Air Quality Modeling for Policy Development

Reid, N., Misra, P. K., Amann, M. ORCID:, & Hales, J. (2007). Air Quality Modeling for Policy Development. Journal of Toxicology and Environmental Health, Part A 70 (3-4) 295-310. 10.1080/15287390600884933.

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Atmospheric models constitute the best tools available for the setting of policy, and may, in some cases, be the only tools that are available. The best examples of their kind bring together all current knowledge of pollutant behavior in the atmosphere, making it possible to unravel the often complex interactions between pollutants and atmospheric dynamics. They also allow the possibility of evaluating hypothetical changes in emissions and other conditions to evaluate potential abatement strategies, or to assess the impact of proposed new emission sources. This paper provides an overview of mathematical atmospheric models and their application to the development of air quality policy. The paper discusses the types of atmospheric models currently in use, categorized by spatial scale, and the requirements for credible modeling. Issues associated with model validity and accuracy are described and case studies are reviewed to illustrate atmospheric model use in policy development and the need for careful analysis in interpreting model predictions.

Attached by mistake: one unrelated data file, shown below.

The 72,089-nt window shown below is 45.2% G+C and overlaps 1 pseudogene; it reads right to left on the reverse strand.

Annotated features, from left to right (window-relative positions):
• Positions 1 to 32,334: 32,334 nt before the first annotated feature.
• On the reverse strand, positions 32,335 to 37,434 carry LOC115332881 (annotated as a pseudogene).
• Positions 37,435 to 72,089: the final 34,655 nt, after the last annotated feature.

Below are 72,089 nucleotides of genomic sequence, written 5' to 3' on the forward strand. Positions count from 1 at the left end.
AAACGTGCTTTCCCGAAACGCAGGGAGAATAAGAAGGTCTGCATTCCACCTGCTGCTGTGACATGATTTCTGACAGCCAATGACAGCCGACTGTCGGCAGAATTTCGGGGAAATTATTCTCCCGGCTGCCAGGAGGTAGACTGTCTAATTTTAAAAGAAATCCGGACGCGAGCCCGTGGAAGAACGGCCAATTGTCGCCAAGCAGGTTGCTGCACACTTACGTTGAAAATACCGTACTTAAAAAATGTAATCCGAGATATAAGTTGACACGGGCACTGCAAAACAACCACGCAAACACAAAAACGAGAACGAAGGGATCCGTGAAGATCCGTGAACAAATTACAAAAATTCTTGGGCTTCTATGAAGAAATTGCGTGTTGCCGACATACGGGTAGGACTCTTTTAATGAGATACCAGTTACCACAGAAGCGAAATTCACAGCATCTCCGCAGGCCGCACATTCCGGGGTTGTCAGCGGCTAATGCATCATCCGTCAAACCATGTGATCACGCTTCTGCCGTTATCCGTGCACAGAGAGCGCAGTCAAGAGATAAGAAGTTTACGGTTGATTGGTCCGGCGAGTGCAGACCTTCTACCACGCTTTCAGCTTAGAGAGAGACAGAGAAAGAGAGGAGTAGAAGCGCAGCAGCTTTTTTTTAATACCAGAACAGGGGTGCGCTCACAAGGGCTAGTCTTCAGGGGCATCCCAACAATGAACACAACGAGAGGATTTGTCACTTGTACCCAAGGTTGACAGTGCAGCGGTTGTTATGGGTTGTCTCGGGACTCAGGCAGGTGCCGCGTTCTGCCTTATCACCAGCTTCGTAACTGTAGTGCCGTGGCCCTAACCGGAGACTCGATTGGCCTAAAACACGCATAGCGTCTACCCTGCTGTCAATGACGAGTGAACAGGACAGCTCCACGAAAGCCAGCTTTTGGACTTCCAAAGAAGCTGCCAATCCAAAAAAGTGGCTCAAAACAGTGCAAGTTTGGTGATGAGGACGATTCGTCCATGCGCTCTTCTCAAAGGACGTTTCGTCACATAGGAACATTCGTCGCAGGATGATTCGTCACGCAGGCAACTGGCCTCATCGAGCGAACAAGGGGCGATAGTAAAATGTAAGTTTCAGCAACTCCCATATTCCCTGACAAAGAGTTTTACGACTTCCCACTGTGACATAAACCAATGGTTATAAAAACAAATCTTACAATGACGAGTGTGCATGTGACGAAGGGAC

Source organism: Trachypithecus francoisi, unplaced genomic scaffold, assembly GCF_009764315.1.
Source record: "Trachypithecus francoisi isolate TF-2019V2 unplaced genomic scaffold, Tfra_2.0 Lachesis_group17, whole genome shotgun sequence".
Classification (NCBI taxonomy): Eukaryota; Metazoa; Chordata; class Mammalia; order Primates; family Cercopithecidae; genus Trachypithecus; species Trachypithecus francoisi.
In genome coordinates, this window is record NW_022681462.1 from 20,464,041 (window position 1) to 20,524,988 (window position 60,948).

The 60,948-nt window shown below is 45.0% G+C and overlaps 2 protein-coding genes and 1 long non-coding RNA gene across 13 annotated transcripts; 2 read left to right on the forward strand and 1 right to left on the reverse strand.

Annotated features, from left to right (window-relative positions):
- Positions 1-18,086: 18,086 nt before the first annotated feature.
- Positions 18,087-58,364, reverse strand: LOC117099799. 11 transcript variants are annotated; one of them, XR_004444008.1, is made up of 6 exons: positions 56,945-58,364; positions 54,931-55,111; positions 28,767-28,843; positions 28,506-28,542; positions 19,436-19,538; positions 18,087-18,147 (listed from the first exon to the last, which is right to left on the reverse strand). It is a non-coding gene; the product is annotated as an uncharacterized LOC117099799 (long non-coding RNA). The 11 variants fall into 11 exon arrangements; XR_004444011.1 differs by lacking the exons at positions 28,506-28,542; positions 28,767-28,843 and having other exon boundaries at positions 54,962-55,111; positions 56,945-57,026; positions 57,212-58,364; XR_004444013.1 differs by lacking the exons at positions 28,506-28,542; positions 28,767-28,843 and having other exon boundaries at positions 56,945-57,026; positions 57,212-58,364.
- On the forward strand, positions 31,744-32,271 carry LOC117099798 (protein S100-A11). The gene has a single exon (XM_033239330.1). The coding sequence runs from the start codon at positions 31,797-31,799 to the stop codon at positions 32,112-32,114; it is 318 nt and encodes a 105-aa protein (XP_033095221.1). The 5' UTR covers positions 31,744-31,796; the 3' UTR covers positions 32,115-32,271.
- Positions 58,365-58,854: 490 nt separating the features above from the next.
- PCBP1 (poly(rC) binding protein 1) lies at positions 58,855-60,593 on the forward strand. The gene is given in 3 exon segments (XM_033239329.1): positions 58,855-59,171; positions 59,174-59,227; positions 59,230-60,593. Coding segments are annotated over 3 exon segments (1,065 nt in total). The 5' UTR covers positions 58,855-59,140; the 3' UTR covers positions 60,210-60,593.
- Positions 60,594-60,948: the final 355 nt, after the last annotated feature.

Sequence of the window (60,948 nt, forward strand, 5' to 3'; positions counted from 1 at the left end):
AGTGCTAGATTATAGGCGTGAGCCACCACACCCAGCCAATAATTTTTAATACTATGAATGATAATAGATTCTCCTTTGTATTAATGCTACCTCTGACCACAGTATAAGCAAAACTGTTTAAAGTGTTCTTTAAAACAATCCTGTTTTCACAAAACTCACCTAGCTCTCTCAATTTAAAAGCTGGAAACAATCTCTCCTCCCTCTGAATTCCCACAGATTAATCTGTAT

Item Type: Article
Research Programs: Air Quality & Greenhouse Gases (AIR)
Depositing User: Luke Kirwan
Date Deposited: 28 Jul 2016 12:10
Last Modified: 27 Aug 2021 17:27

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